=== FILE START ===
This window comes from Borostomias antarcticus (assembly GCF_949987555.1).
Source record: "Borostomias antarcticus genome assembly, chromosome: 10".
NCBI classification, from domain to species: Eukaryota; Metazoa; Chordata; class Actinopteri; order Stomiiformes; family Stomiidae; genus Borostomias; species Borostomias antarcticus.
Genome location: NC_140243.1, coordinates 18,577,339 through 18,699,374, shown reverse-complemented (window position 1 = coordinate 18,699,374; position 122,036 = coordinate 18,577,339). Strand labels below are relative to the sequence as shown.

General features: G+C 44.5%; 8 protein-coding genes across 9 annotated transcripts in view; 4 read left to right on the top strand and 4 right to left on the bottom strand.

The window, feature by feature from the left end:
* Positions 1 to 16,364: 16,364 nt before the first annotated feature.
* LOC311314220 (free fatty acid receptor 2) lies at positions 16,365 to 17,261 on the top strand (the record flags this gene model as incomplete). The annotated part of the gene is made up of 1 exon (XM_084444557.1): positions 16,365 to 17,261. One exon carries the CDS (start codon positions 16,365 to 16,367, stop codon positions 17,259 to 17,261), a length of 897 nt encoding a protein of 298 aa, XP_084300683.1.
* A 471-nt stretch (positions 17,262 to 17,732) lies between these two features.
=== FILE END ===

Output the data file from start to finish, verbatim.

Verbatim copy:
This window comes from Borostomias antarcticus (assembly GCF_949987555.1).
Source record: "Borostomias antarcticus genome assembly, chromosome: 10".
NCBI classification, from domain to species: Eukaryota; Metazoa; Chordata; class Actinopteri; order Stomiiformes; family Stomiidae; genus Borostomias; species Borostomias antarcticus.
Genome location: NC_140243.1, coordinates 18,577,339 through 18,699,374, shown reverse-complemented (window position 1 = coordinate 18,699,374; position 122,036 = coordinate 18,577,339). Strand labels below are relative to the sequence as shown.

General features: G+C 44.5%; 8 protein-coding genes across 9 annotated transcripts in view; 4 read left to right on the top strand and 4 right to left on the bottom strand.

The window, feature by feature from the left end:
* Positions 1 to 16,364: 16,364 nt before the first annotated feature.
* LOC311314220 (free fatty acid receptor 2) lies at positions 16,365 to 17,261 on the top strand (the record flags this gene model as incomplete). The annotated part of the gene is made up of 1 exon (XM_084444557.1): positions 16,365 to 17,261. One exon carries the CDS (start codon positions 16,365 to 16,367, stop codon positions 17,259 to 17,261), a length of 897 nt encoding a protein of 298 aa, XP_084300683.1.
* A 471-nt stretch (positions 17,262 to 17,732) lies between these two features.